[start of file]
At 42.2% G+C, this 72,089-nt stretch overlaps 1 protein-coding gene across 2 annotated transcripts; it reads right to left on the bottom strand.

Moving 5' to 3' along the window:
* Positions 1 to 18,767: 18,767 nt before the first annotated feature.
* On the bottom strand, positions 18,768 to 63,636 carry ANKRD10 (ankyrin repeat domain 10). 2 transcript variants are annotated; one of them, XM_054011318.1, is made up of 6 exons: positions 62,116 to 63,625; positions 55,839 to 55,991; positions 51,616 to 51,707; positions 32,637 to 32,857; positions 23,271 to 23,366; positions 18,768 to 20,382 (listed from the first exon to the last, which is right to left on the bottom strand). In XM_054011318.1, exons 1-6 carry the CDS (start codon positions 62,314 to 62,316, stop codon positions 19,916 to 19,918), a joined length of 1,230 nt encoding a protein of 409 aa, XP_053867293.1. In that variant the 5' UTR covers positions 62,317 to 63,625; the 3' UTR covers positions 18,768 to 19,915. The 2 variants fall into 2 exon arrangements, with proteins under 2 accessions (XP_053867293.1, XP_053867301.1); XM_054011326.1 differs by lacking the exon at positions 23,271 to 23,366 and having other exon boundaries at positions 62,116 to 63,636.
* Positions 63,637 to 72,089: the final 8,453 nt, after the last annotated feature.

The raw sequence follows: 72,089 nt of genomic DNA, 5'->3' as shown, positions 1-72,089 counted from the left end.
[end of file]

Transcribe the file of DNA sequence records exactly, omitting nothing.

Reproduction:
At 42.2% G+C, this 72,089-nt stretch overlaps 1 protein-coding gene across 2 annotated transcripts; it reads right to left on the bottom strand.

Moving 5' to 3' along the window:
* Positions 1 to 18,767: 18,767 nt before the first annotated feature.
* On the bottom strand, positions 18,768 to 63,636 carry ANKRD10 (ankyrin repeat domain 10). 2 transcript variants are annotated; one of them, XM_054011318.1, is made up of 6 exons: positions 62,116 to 63,625; positions 55,839 to 55,991; positions 51,616 to 51,707; positions 32,637 to 32,857; positions 23,271 to 23,366; positions 18,768 to 20,382 (listed from the first exon to the last, which is right to left on the bottom strand). In XM_054011318.1, exons 1-6 carry the CDS (start codon positions 62,314 to 62,316, stop codon positions 19,916 to 19,918), a joined length of 1,230 nt encoding a protein of 409 aa, XP_053867293.1. In that variant the 5' UTR covers positions 62,317 to 63,625; the 3' UTR covers positions 18,768 to 19,915. The 2 variants fall into 2 exon arrangements, with proteins under 2 accessions (XP_053867293.1, XP_053867301.1); XM_054011326.1 differs by lacking the exon at positions 23,271 to 23,366 and having other exon boundaries at positions 62,116 to 63,636.
* Positions 63,637 to 72,089: the final 8,453 nt, after the last annotated feature.

The raw sequence follows: 72,089 nt of genomic DNA, 5'->3' as shown, positions 1-72,089 counted from the left end.